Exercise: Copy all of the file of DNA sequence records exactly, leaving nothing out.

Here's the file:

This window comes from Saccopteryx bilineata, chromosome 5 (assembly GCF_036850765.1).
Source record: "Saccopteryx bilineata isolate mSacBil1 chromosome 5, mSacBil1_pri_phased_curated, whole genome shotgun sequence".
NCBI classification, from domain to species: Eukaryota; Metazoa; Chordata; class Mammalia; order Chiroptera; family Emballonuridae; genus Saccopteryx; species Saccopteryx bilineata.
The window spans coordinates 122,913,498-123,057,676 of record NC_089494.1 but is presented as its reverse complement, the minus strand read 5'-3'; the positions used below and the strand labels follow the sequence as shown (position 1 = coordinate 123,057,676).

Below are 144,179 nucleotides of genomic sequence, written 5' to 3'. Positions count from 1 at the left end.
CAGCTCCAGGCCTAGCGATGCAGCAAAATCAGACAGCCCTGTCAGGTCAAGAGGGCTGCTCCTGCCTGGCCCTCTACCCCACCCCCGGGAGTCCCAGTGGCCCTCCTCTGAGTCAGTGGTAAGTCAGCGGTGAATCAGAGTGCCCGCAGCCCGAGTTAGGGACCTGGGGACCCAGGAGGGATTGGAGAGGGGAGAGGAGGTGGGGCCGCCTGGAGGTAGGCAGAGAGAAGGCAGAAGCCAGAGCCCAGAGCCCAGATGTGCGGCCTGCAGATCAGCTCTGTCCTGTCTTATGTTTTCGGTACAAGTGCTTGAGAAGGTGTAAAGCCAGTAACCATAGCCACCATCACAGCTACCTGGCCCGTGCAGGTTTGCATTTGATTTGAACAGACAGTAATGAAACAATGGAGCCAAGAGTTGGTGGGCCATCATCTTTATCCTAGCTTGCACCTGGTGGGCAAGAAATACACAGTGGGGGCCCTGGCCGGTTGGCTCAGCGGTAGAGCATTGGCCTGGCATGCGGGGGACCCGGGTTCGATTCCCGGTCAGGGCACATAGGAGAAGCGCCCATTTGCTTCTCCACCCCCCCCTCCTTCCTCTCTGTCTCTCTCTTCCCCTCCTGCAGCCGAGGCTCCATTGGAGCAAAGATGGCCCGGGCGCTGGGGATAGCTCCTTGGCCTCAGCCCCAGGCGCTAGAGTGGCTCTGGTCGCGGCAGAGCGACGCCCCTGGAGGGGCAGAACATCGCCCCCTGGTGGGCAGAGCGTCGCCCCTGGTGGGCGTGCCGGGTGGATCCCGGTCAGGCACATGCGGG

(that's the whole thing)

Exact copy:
This window comes from Saccopteryx bilineata, chromosome 5 (assembly GCF_036850765.1).
Source record: "Saccopteryx bilineata isolate mSacBil1 chromosome 5, mSacBil1_pri_phased_curated, whole genome shotgun sequence".
NCBI classification, from domain to species: Eukaryota; Metazoa; Chordata; class Mammalia; order Chiroptera; family Emballonuridae; genus Saccopteryx; species Saccopteryx bilineata.
The window spans coordinates 122,913,498-123,057,676 of record NC_089494.1 but is presented as its reverse complement, the minus strand read 5'-3'; the positions used below and the strand labels follow the sequence as shown (position 1 = coordinate 123,057,676).

Below are 144,179 nucleotides of genomic sequence, written 5' to 3'. Positions count from 1 at the left end.
CAGCTCCAGGCCTAGCGATGCAGCAAAATCAGACAGCCCTGTCAGGTCAAGAGGGCTGCTCCTGCCTGGCCCTCTACCCCACCCCCGGGAGTCCCAGTGGCCCTCCTCTGAGTCAGTGGTAAGTCAGCGGTGAATCAGAGTGCCCGCAGCCCGAGTTAGGGACCTGGGGACCCAGGAGGGATTGGAGAGGGGAGAGGAGGTGGGGCCGCCTGGAGGTAGGCAGAGAGAAGGCAGAAGCCAGAGCCCAGAGCCCAGATGTGCGGCCTGCAGATCAGCTCTGTCCTGTCTTATGTTTTCGGTACAAGTGCTTGAGAAGGTGTAAAGCCAGTAACCATAGCCACCATCACAGCTACCTGGCCCGTGCAGGTTTGCATTTGATTTGAACAGACAGTAATGAAACAATGGAGCCAAGAGTTGGTGGGCCATCATCTTTATCCTAGCTTGCACCTGGTGGGCAAGAAATACACAGTGGGGGCCCTGGCCGGTTGGCTCAGCGGTAGAGCATTGGCCTGGCATGCGGGGGACCCGGGTTCGATTCCCGGTCAGGGCACATAGGAGAAGCGCCCATTTGCTTCTCCACCCCCCCCTCCTTCCTCTCTGTCTCTCTCTTCCCCTCCTGCAGCCGAGGCTCCATTGGAGCAAAGATGGCCCGGGCGCTGGGGATAGCTCCTTGGCCTCAGCCCCAGGCGCTAGAGTGGCTCTGGTCGCGGCAGAGCGACGCCCCTGGAGGGGCAGAACATCGCCCCCTGGTGGGCAGAGCGTCGCCCCTGGTGGGCGTGCCGGGTGGATCCCGGTCAGGCACATGCGGG